*. We don’t have critics saying things like that any more. The death of outrage? I guess. I know I don’t get as worked up about such matters. I figure people get the movies they deserve, more or less.
*. Did Silent Night, Deadly Night deserve such public shaming? Not entirely. It actually wasn’t the first film to feature a killer Santa Claus (that may have been Tales from the Crypt), and when you break it down it’s really not all bad.
*. The script, in particular, is solid. I say that in a relative way, meaning “solid, for a low-budget slasher film.” Yes, it’s very crude in its psychologizing, but unlike Freddy or Jason or Michael, Billy actually has a psychology and interior life, one that the entire first third of the movie is devoted to explaining.

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*. Sticking with the script, there are nice verbal cues repeated, and amplified, throughout (in particular the justice of punishing the naughty). And Billy’s final tip over into madness is well prepared for and credibly triggered (the office Christmas party, and his sudden introduction to alcohol, combined with his being forced to “play” Santa).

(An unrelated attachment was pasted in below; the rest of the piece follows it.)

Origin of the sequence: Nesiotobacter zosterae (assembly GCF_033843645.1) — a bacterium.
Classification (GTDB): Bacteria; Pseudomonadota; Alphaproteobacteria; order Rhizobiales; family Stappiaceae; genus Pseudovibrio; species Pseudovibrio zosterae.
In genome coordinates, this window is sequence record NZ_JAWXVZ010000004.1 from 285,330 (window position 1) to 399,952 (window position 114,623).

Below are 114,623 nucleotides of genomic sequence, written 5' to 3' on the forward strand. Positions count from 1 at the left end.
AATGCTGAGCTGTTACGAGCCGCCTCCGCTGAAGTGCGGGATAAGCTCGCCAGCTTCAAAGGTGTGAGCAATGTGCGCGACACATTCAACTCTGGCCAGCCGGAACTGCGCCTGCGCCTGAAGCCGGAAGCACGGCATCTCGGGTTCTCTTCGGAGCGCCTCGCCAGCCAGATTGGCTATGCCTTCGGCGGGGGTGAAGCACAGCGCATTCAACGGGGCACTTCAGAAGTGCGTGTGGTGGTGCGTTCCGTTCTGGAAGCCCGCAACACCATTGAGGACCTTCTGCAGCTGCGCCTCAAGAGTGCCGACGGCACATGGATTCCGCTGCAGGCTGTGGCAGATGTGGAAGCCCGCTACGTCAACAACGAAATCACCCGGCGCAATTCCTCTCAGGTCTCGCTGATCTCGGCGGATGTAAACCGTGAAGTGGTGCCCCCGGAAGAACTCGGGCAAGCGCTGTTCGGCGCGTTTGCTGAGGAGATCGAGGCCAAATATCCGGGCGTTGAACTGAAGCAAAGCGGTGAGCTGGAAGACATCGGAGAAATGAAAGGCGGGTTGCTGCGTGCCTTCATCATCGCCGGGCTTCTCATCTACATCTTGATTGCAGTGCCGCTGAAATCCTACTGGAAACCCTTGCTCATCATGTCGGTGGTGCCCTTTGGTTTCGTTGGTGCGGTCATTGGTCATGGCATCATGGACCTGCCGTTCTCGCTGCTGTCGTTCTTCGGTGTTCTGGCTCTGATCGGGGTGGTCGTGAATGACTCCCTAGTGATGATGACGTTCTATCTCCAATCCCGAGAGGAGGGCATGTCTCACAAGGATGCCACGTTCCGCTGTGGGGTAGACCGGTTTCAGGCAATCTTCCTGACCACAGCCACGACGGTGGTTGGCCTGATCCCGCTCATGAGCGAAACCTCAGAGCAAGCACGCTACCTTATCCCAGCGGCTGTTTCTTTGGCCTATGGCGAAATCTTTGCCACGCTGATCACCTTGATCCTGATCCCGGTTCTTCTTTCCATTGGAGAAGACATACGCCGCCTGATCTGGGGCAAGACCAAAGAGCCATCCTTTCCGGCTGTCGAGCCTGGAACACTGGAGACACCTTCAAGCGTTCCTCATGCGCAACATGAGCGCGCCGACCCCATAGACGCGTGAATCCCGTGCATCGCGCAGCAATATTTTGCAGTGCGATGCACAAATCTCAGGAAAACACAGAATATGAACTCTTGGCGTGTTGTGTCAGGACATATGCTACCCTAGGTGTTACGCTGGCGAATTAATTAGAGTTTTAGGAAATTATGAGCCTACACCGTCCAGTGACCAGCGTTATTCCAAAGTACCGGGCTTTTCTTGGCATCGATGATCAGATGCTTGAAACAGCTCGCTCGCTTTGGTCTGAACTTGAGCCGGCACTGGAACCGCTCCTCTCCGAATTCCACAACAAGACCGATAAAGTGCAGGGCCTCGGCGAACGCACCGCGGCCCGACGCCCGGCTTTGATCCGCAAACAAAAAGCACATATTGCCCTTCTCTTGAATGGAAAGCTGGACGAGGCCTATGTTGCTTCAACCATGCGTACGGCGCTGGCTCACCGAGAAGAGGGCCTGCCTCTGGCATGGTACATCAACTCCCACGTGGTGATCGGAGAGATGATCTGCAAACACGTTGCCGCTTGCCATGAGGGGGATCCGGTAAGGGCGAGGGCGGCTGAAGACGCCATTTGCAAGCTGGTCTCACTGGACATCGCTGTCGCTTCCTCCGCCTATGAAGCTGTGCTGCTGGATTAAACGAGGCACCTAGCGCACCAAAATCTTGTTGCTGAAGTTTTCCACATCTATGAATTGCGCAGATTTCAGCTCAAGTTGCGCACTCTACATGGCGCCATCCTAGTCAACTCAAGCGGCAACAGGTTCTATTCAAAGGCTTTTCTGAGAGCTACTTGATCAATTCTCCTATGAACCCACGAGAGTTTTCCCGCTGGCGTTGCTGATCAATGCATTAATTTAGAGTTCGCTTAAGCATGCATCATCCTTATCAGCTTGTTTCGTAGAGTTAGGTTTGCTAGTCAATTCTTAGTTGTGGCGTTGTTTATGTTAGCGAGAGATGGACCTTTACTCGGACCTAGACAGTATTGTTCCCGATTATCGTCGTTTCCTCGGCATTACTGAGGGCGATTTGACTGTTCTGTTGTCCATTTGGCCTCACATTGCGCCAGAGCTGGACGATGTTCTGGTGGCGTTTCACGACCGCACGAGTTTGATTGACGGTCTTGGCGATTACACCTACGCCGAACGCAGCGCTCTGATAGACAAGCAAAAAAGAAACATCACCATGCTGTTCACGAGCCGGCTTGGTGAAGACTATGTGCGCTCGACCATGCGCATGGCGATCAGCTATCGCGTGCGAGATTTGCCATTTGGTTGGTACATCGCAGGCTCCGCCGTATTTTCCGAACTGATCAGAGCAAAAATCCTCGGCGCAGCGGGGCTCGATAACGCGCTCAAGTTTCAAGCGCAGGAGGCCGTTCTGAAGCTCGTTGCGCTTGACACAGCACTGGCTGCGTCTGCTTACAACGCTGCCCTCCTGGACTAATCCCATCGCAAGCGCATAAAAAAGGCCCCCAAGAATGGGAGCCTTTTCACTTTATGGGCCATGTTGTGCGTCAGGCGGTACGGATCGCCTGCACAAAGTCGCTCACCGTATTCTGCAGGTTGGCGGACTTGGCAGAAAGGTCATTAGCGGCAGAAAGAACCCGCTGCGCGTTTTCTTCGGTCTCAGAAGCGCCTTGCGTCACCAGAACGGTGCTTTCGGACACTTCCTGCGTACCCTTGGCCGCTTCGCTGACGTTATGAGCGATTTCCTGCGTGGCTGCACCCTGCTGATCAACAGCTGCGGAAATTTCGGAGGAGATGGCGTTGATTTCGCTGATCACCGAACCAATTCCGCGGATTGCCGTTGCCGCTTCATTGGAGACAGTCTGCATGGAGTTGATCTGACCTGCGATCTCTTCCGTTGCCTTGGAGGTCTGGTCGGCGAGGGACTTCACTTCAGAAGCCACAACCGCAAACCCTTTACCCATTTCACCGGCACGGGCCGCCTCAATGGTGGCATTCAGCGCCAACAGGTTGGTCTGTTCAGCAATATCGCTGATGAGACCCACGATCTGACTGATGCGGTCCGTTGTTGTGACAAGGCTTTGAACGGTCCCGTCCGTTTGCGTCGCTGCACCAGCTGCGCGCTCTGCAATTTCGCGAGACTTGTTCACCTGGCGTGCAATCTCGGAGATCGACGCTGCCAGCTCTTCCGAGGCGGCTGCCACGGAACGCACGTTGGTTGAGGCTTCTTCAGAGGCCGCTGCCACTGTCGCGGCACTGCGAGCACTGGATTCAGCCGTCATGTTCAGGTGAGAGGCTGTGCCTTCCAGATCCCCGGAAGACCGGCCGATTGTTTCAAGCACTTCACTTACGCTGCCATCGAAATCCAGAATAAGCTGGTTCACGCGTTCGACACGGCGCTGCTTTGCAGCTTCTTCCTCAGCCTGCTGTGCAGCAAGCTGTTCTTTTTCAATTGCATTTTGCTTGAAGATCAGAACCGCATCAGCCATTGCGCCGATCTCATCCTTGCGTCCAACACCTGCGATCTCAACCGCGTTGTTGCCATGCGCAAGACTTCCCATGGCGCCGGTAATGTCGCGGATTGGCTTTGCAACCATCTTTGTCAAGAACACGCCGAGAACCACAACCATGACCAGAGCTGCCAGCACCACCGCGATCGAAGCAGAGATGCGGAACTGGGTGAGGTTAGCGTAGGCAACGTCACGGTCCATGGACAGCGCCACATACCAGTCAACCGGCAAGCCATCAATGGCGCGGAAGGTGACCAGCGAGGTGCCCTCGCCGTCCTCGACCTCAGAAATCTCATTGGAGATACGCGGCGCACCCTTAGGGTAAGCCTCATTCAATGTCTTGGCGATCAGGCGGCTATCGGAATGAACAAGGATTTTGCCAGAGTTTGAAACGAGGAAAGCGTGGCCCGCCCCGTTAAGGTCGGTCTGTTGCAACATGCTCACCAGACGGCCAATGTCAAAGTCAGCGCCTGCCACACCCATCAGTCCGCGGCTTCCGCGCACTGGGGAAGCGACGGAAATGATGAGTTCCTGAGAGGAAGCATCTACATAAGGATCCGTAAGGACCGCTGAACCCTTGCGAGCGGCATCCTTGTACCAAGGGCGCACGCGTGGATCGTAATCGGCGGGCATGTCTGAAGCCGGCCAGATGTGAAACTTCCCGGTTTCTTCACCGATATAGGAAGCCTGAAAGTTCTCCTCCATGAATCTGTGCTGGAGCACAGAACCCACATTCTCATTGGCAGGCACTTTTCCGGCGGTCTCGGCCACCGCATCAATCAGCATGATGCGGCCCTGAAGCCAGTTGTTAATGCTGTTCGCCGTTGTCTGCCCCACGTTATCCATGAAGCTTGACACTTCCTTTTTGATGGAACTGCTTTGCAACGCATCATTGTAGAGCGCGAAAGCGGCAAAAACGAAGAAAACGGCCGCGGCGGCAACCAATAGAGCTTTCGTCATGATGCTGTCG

*. Also, I like the concept of the evil Santa because so much of the Christmas myth is capable of this double interpretation. If you’re good you get presents, but what happens if you’re naughty? Shouldn’t you be punished? And, as the song goes, what is Santa doing sneaking around at night when no one can see him, and creepily watching us all the time? As Kim Newman points out, “a lot of children found Santa frightening even before the movies depicted him as an axe-wielding psychopath.”